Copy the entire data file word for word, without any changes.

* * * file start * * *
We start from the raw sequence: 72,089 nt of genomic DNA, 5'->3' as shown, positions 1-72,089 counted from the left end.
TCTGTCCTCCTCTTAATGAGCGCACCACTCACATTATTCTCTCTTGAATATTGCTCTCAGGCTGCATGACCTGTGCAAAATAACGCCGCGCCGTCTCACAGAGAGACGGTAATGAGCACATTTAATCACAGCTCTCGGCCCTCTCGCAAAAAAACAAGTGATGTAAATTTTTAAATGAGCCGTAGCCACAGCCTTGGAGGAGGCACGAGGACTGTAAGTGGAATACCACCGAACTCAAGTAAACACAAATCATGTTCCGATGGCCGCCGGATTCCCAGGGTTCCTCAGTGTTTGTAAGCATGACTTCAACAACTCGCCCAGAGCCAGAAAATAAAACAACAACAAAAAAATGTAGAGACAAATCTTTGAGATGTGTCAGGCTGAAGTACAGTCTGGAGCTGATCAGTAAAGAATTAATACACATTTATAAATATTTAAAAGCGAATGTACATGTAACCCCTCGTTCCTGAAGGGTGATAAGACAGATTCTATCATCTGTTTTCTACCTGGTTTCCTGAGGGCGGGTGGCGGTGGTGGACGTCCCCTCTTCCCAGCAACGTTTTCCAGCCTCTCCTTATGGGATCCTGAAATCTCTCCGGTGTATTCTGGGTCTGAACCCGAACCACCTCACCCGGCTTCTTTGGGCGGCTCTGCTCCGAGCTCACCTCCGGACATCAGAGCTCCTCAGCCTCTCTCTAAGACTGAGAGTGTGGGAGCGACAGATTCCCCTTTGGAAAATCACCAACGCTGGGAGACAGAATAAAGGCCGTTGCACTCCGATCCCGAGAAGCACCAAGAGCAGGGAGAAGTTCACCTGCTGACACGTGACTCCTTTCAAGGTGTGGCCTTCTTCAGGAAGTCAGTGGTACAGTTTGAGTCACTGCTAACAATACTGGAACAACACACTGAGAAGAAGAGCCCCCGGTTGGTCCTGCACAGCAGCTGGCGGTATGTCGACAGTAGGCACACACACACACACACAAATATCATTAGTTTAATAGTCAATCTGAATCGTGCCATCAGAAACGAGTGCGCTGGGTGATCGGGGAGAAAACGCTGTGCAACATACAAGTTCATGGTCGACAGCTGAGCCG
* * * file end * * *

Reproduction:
We start from the raw sequence: 72,089 nt of genomic DNA, 5'->3' as shown, positions 1-72,089 counted from the left end.
TCTGTCCTCCTCTTAATGAGCGCACCACTCACATTATTCTCTCTTGAATATTGCTCTCAGGCTGCATGACCTGTGCAAAATAACGCCGCGCCGTCTCACAGAGAGACGGTAATGAGCACATTTAATCACAGCTCTCGGCCCTCTCGCAAAAAAACAAGTGATGTAAATTTTTAAATGAGCCGTAGCCACAGCCTTGGAGGAGGCACGAGGACTGTAAGTGGAATACCACCGAACTCAAGTAAACACAAATCATGTTCCGATGGCCGCCGGATTCCCAGGGTTCCTCAGTGTTTGTAAGCATGACTTCAACAACTCGCCCAGAGCCAGAAAATAAAACAACAACAAAAAAATGTAGAGACAAATCTTTGAGATGTGTCAGGCTGAAGTACAGTCTGGAGCTGATCAGTAAAGAATTAATACACATTTATAAATATTTAAAAGCGAATGTACATGTAACCCCTCGTTCCTGAAGGGTGATAAGACAGATTCTATCATCTGTTTTCTACCTGGTTTCCTGAGGGCGGGTGGCGGTGGTGGACGTCCCCTCTTCCCAGCAACGTTTTCCAGCCTCTCCTTATGGGATCCTGAAATCTCTCCGGTGTATTCTGGGTCTGAACCCGAACCACCTCACCCGGCTTCTTTGGGCGGCTCTGCTCCGAGCTCACCTCCGGACATCAGAGCTCCTCAGCCTCTCTCTAAGACTGAGAGTGTGGGAGCGACAGATTCCCCTTTGGAAAATCACCAACGCTGGGAGACAGAATAAAGGCCGTTGCACTCCGATCCCGAGAAGCACCAAGAGCAGGGAGAAGTTCACCTGCTGACACGTGACTCCTTTCAAGGTGTGGCCTTCTTCAGGAAGTCAGTGGTACAGTTTGAGTCACTGCTAACAATACTGGAACAACACACTGAGAAGAAGAGCCCCCGGTTGGTCCTGCACAGCAGCTGGCGGTATGTCGACAGTAGGCACACACACACACACACAAATATCATTAGTTTAATAGTCAATCTGAATCGTGCCATCAGAAACGAGTGCGCTGGGTGATCGGGGAGAAAACGCTGTGCAACATACAAGTTCATGGTCGACAGCTGAGCCG